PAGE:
Tuesday, May 3, 2022
Members of the South Sudan Council of Churches (SSCC) have, in a collective statement, made known their recommitment “to continue working for peace and justice” in the East-Central African country through the Action Plan for Peace (APP). [In the picture: Some members of the South Sudan Council of Churches (SSCC). Credit: SSCC]
Described as a “position paper on a peaceful resolution to the conflicts in South Sudan”, Action Plan for Peace is a church-led multi-year strategic plan for peace and reconciliation. It seek to comprehensively address the root causes and long-term effects of conflict in South Sudan; it identifies three areas of action that directly contribute to and complement the implementation of the peace agreement and community peace processes.
In the Friday, April 29 statement issued after their April 26-29 meeting in Lukenya, Kenya, SSCC members say they have “reviewed the peace-building efforts of the Church and others and have prayerfully discerned our way forward.”
“Seven years after the historic Church leaders' retreat in Kigali in June 2015 we, the current Church leaders of South Sudan, recommit ourselves and our Church to continue working for peace and justice in our beloved nation through the medium of our Action Plan for Peace (APP),” the representatives of church leaders in South Sudan say in their April 29 statement. They add, “We recognize that peace and justice will not come about through technical and political mechanisms alone, but through transformation of the hearts of our leaders and the people.”
“We insist once again that conflicts must be resolved through nonviolent means, but we go further and call for a new culture and lifestyle of nonviolence throughout our society, in our government, in our political and military factions, in our communities, in our homes and in our hearts,” SSCC members say. They reaffirm their “commitment to our Action Plan for Peace that our goal was not only to ‘stop the war’ but also to prevent a new war from springing up.”
Separated from the Sudan Council of Churches (SCC) in 2013 after South Sudan became an independent state from Sudan in 2011, SSCC provides a platform to enhance the spirit of ecumenical cooperation towards collective action for peace in the world’s youngest nation. In their April 29 statement, SSCC members “reaffirm the unity of the churches in South Sudan” and add that they once again “identify as the Church of Christ rather than individual churches.”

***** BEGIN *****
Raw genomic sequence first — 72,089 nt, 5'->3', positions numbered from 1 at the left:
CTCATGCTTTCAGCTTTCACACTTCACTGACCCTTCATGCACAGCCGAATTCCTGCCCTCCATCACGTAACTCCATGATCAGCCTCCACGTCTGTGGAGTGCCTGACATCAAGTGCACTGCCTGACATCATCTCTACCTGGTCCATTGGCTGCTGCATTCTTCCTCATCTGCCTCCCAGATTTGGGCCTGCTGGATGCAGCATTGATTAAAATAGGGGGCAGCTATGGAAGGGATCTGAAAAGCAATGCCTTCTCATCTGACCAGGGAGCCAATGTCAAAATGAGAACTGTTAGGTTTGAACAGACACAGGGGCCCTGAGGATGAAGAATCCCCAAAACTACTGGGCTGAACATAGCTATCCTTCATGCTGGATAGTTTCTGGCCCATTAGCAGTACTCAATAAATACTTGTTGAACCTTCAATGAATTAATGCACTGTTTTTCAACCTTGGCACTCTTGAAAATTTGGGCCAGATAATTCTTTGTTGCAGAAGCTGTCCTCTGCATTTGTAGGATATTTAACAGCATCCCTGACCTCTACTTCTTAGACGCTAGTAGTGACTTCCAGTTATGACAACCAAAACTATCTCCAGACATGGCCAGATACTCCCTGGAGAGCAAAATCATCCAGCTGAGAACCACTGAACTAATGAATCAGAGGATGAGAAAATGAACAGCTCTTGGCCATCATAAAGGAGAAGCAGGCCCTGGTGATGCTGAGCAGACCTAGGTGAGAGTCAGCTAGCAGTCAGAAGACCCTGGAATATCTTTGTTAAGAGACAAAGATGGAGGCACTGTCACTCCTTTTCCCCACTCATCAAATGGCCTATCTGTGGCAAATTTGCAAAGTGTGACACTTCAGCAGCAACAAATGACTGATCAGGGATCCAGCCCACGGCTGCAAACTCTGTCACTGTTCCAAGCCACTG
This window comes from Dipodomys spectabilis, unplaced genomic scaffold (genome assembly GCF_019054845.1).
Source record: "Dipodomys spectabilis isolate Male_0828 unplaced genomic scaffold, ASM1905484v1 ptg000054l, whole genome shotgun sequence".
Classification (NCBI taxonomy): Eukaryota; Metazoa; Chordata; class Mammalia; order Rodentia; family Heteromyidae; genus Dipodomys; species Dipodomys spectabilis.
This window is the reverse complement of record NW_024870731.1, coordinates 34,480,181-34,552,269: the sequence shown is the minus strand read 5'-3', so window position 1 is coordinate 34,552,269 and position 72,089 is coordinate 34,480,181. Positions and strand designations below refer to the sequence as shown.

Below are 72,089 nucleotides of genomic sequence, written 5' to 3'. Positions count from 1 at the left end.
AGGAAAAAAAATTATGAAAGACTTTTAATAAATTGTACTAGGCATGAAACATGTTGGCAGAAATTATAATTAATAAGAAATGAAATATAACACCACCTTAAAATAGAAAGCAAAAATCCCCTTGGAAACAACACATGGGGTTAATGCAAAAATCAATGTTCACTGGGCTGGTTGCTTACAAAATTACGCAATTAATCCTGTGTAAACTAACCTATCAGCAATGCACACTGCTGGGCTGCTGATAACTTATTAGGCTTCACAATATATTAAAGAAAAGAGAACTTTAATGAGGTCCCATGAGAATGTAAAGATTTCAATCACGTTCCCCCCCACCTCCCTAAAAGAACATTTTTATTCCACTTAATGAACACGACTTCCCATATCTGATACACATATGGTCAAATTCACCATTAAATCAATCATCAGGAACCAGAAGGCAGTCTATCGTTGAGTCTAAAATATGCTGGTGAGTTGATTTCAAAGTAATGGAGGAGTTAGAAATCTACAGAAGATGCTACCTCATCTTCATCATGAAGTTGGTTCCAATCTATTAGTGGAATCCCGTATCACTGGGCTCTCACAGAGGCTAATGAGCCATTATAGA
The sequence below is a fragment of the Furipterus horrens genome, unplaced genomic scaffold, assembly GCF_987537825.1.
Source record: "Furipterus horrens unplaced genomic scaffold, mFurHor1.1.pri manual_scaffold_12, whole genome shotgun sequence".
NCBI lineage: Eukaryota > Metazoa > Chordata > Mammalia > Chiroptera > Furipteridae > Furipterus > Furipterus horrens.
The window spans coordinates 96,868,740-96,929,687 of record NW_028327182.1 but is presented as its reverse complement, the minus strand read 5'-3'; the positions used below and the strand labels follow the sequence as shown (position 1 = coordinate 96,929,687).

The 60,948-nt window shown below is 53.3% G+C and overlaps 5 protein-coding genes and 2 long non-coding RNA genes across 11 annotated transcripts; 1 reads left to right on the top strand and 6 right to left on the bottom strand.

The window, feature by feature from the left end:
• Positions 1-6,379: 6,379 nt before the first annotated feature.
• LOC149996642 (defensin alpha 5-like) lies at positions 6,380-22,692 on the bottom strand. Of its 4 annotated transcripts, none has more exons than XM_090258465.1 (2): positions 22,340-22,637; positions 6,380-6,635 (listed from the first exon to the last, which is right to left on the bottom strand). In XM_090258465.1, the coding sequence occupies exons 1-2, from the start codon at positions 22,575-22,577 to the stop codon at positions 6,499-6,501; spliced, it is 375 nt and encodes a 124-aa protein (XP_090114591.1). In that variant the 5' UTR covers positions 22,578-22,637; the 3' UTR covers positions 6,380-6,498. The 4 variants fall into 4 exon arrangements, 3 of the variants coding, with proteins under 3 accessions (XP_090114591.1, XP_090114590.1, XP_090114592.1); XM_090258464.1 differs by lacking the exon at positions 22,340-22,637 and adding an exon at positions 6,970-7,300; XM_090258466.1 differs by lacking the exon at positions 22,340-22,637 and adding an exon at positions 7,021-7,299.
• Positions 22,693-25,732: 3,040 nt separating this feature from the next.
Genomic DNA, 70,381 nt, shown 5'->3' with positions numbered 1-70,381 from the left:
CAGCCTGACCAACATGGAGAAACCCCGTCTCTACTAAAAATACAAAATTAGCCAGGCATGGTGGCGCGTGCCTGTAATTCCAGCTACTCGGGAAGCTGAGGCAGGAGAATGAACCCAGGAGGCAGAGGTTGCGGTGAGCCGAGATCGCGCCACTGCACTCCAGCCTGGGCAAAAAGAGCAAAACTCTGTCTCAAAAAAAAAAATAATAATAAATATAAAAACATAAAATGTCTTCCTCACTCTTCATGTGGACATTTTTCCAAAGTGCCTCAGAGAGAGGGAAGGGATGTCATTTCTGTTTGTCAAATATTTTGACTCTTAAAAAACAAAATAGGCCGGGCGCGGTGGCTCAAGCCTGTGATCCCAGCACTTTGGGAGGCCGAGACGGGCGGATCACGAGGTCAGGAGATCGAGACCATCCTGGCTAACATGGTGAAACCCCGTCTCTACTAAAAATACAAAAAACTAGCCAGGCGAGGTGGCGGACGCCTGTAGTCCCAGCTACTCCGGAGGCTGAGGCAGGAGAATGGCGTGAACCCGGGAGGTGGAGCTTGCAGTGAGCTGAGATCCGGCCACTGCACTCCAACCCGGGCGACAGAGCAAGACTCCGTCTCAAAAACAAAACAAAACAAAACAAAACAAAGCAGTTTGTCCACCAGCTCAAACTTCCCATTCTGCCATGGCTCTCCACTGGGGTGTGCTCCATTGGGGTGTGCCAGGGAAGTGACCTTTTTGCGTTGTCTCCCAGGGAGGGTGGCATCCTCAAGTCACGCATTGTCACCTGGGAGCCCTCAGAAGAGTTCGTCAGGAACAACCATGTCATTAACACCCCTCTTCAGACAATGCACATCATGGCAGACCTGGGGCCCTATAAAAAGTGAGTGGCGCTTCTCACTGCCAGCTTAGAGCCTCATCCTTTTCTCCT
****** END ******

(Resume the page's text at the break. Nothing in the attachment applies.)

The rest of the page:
“We will deepen our efforts for spiritual renewal in our nation and our people,” they say in their collective statement signed by representatives from the Catholic Church, the Episcopal Church of South Sudan (ECSS), the Presbyterian Church of South Sudan and Sudan (PCSS/S), the African Inland Church (AIC), the Sudan Pentecostal Church (SPC), and the South Sudan Presbyterian Evangelical Church (SSPEC). The Christian leaders acknowledge the positive changes that have taken place since 2015 and express gratitude to all those who have contributed to stop the war, saying, “We thank God that the nationwide war has indeed ceased.”
The war has however been replaced by “widespread violence across the nation”, they say in their April 29 statement, and add, “We are still killing ourselves, and our people are suffering.”
While SSCC members “thank God that peace agreement and the transitional government are now in place”, they “note with sadness the slow implementation of some clauses to which the parties have agreed, the apparent lack of political will amongst many of the signatories, and failure to address the root causes of the conflict.”
The representatives of church leaders in South Sudan also regret that a “number of armed parties have felt unable to sign the R-ARCSS and we support the efforts of the Community of Sant'Egidio and others to achieve a more inclusive agreement.”
The church leaders pledge to “continue our efforts to bring about a lasting just peace in our nation through spiritual renewal, advocacy, dialogue, reconciliation and trauma healing, while encouraging all nonviolent means of bringing about positive change in our society.”
“We will collaborate with all people of good will in this endeavor. We know that peace and justice are God's will, and that in God's good time they will prevail,” SSCC members further say. Addressing themselves to the people of God in South Sudan, SSCC members “ask for your prayers, and we offer you our blessing.”
In a recent statement, SSCC members decried the fact that “the country continues to witness several inter-communal fights, often triggered by cattle raids, land grabbing, and child abduction, heightened by ethnic tension and revenge attacks.”
“Three years since the Peace retreat visit of our leaders to the Vatican in April 2019, since then, many peace processes and agreements have been developed to restore lasting peace and security in South Sudan,” the representatives of church leaders in South Sudan said in their statement April 11.
[Patrick Juma Wani – ACI Africa]